What an ironic and hypocritical last sentence, given that the professor, like the Times reviewer, omits the truth that the the  policy debate in 2019 is about enforcing existing and necessary immigration laws that are not based on ethnicity or prejudice.  Once again, the review doesn’t mention the terms “illegal” or “undocumented.” (To its credit, it doesn’t mention “Islam” or “Muslims” either, perhaps realizing that the temporary restrictions on immigration from certain hotbeds of Islamic terrorism cannot credibly be compared to the racism of the 1920s.)

4. On a lighter note about a serious issue, social media censorship: Luke Taylor at Vice revealed that he had been banned from Twiter for threatening Mr. Peanut, the Planters symbol, in a series of satirical posts. Kira David writes,

First they came for the conservatives and I said nothing. Then they came for the liberals who haven’t purged their social media comments from the last ten years and I said nothing. Then they came for the pretend peanut mascots…and there was no one left to speak for me.

25 thoughts on “Morning Ethics Warm-Up, 7/9/2019: Then They Came For Mr Peanut…

  1. I’ve long thought an avenue of criticism of the open border camp is that the porous border has resulted in a very non-diverse defacto immigration policy. It creates the defacto policy where the race of immigrants are based on land proximity, and nothing more. We have so many people the world over who would add to our melting pot in unique ways but are denied due to ocean barriers. Those less fortunate in Africa, SE Asia and Eastern Europe are denied the opportunity those to our South get.

  2. The US women’s soccer team’s compensation claim misses a key point–they are entertainers, and the value of their services is not set by them, but by the market for their entertainment. The men’s game at this point is vastly more entertaining–by as much as 45 times, given the World Cup revenue difference. The women aren’t providing the same level of production as the men, at least as measured by international contests. Are they providing the same level of entertainment here in the US? Perhaps, but that’s a function of whatever domestic league they can establish. To the extent they rely on international results, they are limited by the international market for their entertainment value.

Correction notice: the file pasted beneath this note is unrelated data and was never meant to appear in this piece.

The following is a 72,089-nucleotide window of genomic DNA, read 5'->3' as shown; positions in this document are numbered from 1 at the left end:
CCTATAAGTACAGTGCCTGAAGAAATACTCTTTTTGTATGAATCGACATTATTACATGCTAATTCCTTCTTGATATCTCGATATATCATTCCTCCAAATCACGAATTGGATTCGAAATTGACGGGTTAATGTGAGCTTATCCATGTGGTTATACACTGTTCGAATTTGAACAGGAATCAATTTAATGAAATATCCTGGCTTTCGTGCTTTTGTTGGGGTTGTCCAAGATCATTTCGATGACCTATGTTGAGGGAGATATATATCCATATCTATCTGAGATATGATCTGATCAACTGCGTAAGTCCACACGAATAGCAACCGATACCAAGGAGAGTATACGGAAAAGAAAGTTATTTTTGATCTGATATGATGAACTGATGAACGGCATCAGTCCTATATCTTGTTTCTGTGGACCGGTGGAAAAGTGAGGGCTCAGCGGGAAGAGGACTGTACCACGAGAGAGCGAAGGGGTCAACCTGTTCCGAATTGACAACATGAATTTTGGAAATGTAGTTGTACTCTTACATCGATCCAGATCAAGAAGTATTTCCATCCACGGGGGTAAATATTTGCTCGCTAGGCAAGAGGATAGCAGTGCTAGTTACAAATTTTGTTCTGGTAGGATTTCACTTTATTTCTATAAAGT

• There is also the simple fact that aren’t as good as the men. To settle the issue, have them play 3 matches against the men. If the women win 2 of them, they get equal pay.

  3. “My 5% objection is that the women’s team will have a strong claim to equal pay when they prove that they can play soccer as well as the men’s team”

    I have to disagree here.

    Based on what standard? USWNT plays at the highest standard as evidenced by their numerous victories and titles, including the recent World Cup. While I may have supported other teams and generally thought the behavior on and off the field of a number of the US women, Rapinoe chief among them was not very professional, they are the best team. The display against Thailand was ugly.

    If you mean against men’s teams (or even just measured against the same physical standard or speed, endurance, etc.) then I just can’t support that objection. Are you saying a top ranked female tennis player, who may be number 1 in the world, filling tennis stadiums and entertaining X Millions on TV should basically get $0 for those efforts because she could not crack the top 200-300 ranking of male players?

    Anyway, national team members (men or women) playing US soccer are not solely paid based on how well they play. I’d wager that national team members are paid to represent their country first and win second. They are paid based on lots of factors like getting them to give up other sources of income to play for the national team. They may also get paid based on the number of games they play, some proportion of seat/gate revenue or TV rights revenue. But the standard you mention is not reasonable.

    One could argue that because the men generally make much more playing professionally the men are paid more to play for the national team as they either forego other revenue or put it in jeopardy, risking injury and a shorter pro-career. But you didn’t.

    • Thiessen says:

      They are suing the U.S. Soccer Federation because, despite being more successful on the field than the men’s team, and bringing in more revenue, they are paid significantly less than the men.

      If the women really do bring in more revenue than the men, that is a pretty good argument why they should be paid more money. Does anybody here know whether or not it’s true that they do? I’ve tried to google it, but the articles seem almost determined to avoid giving real numbers

    • On the standard that soccer is a game where there is absolutely no reason to have gender segregated teams. If they want more money, then they should try out for the men’s team. Ame with tennis, golf and basketball.

      Meanwhile, the issue of who gets paid more or less is incredibly complicatedhttps://www.washingtonpost.com/politics/2019/07/08/are-us-womens-soccer-players-really-earning-less-than-men/?utm_term=.5c977ebfdfb0: